Ezekiel Emanuel, one of the nation’s gurus on health care economics, got it right when he said the battalion of democratic candidates has been debating the wrong issue: coverage, when the main issue should be affordability.
It’s pretty simple economics: if medical prices soar to the moon, it’s obvious that people are going to go uncovered because they can’t afford the premiums, deductibles and co-insurance.
Even the taxpayers can’t afford universal coverage if the costs aren’t brought to heel.
Let’s look at the $60 trillion over ten years (my number) that the Sanders Medicare for All would require in terms of higher taxes – if management disciplines aren’t brought to bear to lower costs.
The most likely tax to raise for under-managed universal coverage is the payroll tax. It’s a big enough tax base to get the job done, as opposed to taxing the rich, a relatively small tax base.
Employees and employers already pay a combined 13.85% payroll tax for Social Security and Medicare.
On top of that, as an reference point, my company and its co-workers pay $5.8 million for health care, and the annual payroll of $25 million. That’s an additional 23% of payroll.
But, and it’s a big “but,” Serigraph and other well-managed self-insured plans run at 30% below the national average. So, figure a least 30% of payroll to cover health costs at the average organization.
That 30% plus the 13.85% point to a payroll tax of about 44% for under-managed universal care. (It would be about 37% if managed with the best practices. See below.)
The citizens of this country might go for the 37%, but probably not the 44%.
Remember, half the citizens are also paying state and national income taxes, state sales taxes and local property taxes. That build-up of taxes would put a majority of citizens at well over 50% of pay going to the government.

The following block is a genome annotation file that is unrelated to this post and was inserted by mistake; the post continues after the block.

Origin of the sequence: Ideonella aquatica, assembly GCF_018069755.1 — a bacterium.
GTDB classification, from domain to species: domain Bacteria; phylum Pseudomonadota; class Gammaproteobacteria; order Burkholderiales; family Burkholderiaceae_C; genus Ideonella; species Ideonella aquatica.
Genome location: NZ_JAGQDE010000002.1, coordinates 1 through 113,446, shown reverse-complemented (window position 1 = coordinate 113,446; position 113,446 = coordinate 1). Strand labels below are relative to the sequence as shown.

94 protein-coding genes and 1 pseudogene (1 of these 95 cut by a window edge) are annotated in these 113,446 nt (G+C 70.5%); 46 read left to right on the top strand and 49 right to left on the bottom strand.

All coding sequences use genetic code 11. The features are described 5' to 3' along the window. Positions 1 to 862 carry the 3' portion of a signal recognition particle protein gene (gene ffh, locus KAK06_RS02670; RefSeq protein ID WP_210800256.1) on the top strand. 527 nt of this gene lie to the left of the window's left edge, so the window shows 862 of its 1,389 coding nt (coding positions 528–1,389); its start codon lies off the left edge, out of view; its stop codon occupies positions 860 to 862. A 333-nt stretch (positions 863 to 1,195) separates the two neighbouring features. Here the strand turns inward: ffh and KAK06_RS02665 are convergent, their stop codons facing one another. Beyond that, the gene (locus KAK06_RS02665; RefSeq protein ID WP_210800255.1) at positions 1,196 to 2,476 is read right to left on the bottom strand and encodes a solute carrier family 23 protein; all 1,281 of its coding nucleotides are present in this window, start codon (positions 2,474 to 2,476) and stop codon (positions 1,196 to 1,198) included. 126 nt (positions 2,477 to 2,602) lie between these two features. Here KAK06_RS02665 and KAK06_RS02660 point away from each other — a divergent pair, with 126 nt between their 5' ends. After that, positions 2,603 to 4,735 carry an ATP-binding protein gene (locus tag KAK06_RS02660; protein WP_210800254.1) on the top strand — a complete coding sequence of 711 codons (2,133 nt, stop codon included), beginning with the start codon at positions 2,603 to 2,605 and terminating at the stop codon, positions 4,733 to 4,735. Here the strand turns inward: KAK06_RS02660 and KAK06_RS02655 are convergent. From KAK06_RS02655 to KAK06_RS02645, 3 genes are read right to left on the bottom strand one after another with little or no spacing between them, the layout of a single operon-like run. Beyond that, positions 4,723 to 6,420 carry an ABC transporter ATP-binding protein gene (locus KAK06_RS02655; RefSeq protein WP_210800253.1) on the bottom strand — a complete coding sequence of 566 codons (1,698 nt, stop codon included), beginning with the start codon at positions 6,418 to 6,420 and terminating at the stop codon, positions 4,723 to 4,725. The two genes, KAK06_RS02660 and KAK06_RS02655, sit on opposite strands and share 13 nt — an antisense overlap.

Senators Sanders and Warren don’t do the above arithmetic. It would be a hard sell at the ground level where the voters are.
Fortunately for more economically astute candidates, there are managerial practices that, if combined with intelligent regulation, could get the health care done for all Americans. Let’s go through the potential cost-cutting solutions, starting with Emanuel’s government answers.
The private marketplace for drugs is not working. It’s a non-marketplace. Emanuel suggests national negotiations and maximum drug prices. Price controls don’t work well in most sectors, but nothing else has worked either.
Another path is to enable Medicare, the biggest payer in the land, to bargain drug prices.
Emanuel proposes more government intervention through a national clearing house for medical bills and payments.
And he calls for value-based payments, like a bundled price of $26,000 for a joint replacement. Such fixed, transparent prices are being widely adopted by corporate payers.
Beyond his list, these are the best practices and disciplines that also drive down costs, and therefore prices, such as:
• Toyota-like lean disciplines in hospitals and clinics. These quality and cost disciplines are just taking hold in the health industry. Payers need to push the industry for quality and value metrics.
• Incentives and disincentives to make all patients think like consumers. Health Savings Accounts are an example.
• A medical home for every American so proactive primary care can take the place of lots of expensive specialty care.
• In the medical homes, institute intense chronic disease management to keep people out of dangerous and expensive hospitals. For example, every diabetic can and should be under control. Private companies have proven that on-site of near-site clinics can cut costs by 20% or more. Every health plan should require a “home.”
If one of the candidates wakes up and starts talking seriously about affordability and management of costs, listen up. That would make him or her a real problem-solver, not just a sound bite demagogue.